- The Washington Times - Monday, September 7, 2020

President Trump on Monday repeated his belief there could be a coronavirus vaccine by October and accused his political opponents of “endangering lives” by questioning whether shots approved by his administration would be safe.

“The vaccine will be very safe,” Mr. Trump said at a Labor Day press conference from the White house. “You could have a very big surprise coming up.”

Multiple vaccine candidates are steeped in phase-3 trials as Mr. Trump scrambles to stamp out a pandemic that has killed nearly 190,000 people in the U.S.

Experts say it’s a stretch to think a vaccine would be ready and approved by Election Day — Nov. 3 — given the time it takes to enroll 30,000 people in each trial, give them doses and then wait and see what kind of immune response it produces and who gets sick or not.

They say November or December is more likely, though Mr. Trump said Monday: “Could even have it during the month of October.”

Presidential candidate Joseph R. Biden and other Democrats say Mr. Trump’s zeal for a vaccine is making them skittish about political influence on regulators at the Food and Drug Administration. Vaccines must clear a high bar for safety in part because they are administered to healthy people, rather than the sick and desperate.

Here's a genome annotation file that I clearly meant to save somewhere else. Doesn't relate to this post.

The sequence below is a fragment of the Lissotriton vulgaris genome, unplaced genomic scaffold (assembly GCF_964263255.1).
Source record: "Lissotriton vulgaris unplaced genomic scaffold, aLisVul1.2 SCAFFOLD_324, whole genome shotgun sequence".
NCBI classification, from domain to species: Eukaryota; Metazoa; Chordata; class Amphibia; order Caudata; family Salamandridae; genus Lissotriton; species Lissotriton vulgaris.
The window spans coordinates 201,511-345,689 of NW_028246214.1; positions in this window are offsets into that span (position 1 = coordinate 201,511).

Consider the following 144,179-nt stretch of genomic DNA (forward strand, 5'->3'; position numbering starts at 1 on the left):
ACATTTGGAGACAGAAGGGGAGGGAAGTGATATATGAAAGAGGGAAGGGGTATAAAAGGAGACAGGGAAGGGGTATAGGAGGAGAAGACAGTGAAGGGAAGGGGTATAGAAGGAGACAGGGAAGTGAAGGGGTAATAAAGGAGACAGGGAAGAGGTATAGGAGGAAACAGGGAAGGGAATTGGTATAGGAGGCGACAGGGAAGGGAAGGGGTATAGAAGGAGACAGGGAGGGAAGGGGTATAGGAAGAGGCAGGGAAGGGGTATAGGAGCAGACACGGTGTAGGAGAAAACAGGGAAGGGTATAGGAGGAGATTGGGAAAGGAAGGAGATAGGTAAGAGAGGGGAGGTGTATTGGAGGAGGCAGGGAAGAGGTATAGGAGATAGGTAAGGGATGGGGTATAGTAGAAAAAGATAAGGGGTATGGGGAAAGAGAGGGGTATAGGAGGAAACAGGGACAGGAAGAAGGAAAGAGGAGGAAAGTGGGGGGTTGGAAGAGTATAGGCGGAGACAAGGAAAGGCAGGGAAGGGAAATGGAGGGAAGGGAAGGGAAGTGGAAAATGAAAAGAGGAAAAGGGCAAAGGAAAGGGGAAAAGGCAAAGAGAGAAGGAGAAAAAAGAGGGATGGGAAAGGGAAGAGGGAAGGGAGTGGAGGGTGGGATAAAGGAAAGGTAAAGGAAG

Vice presidential candidate Kamala D. Harris suggested on Sunday she’d have to think twice before taking the vaccine.

“I think that’s going to be an issue for all of us. I will say that I would not trust Donald Trump,” she told CNN’s “State of the Union.”

The president said they are sowing mistrust of vaccines at a pivotal time.

“It’s political rhetoric, that’s all it is,” Mr. Trump said.

He said Democrats are trying to disparage his team’s effort alongside drugmakers so that people “don’t think the achievement was a great achievement.”

“They’re going to make the vaccine into a negative,” the president said.

Mr. Trump chafed at the suggestion he is employing a double-standard, as he repeatedly floats the idea a vaccine could be available before the election.

“I’m saying that because we want to save a lot of lives,” he said.

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